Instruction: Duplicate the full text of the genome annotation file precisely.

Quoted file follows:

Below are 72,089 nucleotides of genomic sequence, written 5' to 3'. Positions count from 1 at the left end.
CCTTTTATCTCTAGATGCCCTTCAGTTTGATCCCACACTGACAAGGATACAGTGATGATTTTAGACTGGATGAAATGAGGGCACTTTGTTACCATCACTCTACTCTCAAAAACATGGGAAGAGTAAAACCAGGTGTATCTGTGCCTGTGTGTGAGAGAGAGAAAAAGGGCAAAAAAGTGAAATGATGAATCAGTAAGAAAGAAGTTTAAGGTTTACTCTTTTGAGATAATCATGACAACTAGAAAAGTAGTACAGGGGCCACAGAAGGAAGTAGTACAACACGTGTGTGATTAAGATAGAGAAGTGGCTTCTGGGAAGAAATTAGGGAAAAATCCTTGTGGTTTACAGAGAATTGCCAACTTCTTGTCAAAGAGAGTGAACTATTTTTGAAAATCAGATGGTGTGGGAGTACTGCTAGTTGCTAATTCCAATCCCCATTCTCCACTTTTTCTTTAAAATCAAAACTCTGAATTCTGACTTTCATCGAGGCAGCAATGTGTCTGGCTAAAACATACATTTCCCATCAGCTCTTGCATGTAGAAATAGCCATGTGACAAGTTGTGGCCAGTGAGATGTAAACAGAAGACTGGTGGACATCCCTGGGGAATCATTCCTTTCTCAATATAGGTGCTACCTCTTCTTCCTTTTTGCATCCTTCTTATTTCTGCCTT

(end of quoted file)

Below are 72,089 nucleotides of genomic sequence, written 5' to 3'. Positions count from 1 at the left end.
CCTTTTATCTCTAGATGCCCTTCAGTTTGATCCCACACTGACAAGGATACAGTGATGATTTTAGACTGGATGAAATGAGGGCACTTTGTTACCATCACTCTACTCTCAAAAACATGGGAAGAGTAAAACCAGGTGTATCTGTGCCTGTGTGTGAGAGAGAGAAAAAGGGCAAAAAAGTGAAATGATGAATCAGTAAGAAAGAAGTTTAAGGTTTACTCTTTTGAGATAATCATGACAACTAGAAAAGTAGTACAGGGGCCACAGAAGGAAGTAGTACAACACGTGTGTGATTAAGATAGAGAAGTGGCTTCTGGGAAGAAATTAGGGAAAAATCCTTGTGGTTTACAGAGAATTGCCAACTTCTTGTCAAAGAGAGTGAACTATTTTTGAAAATCAGATGGTGTGGGAGTACTGCTAGTTGCTAATTCCAATCCCCATTCTCCACTTTTTCTTTAAAATCAAAACTCTGAATTCTGACTTTCATCGAGGCAGCAATGTGTCTGGCTAAAACATACATTTCCCATCAGCTCTTGCATGTAGAAATAGCCATGTGACAAGTTGTGGCCAGTGAGATGTAAACAGAAGACTGGTGGACATCCCTGGGGAATCATTCCTTTCTCAATATAGGTGCTACCTCTTCTTCCTTTTTGCATCCTTCTTATTTCTGCCTT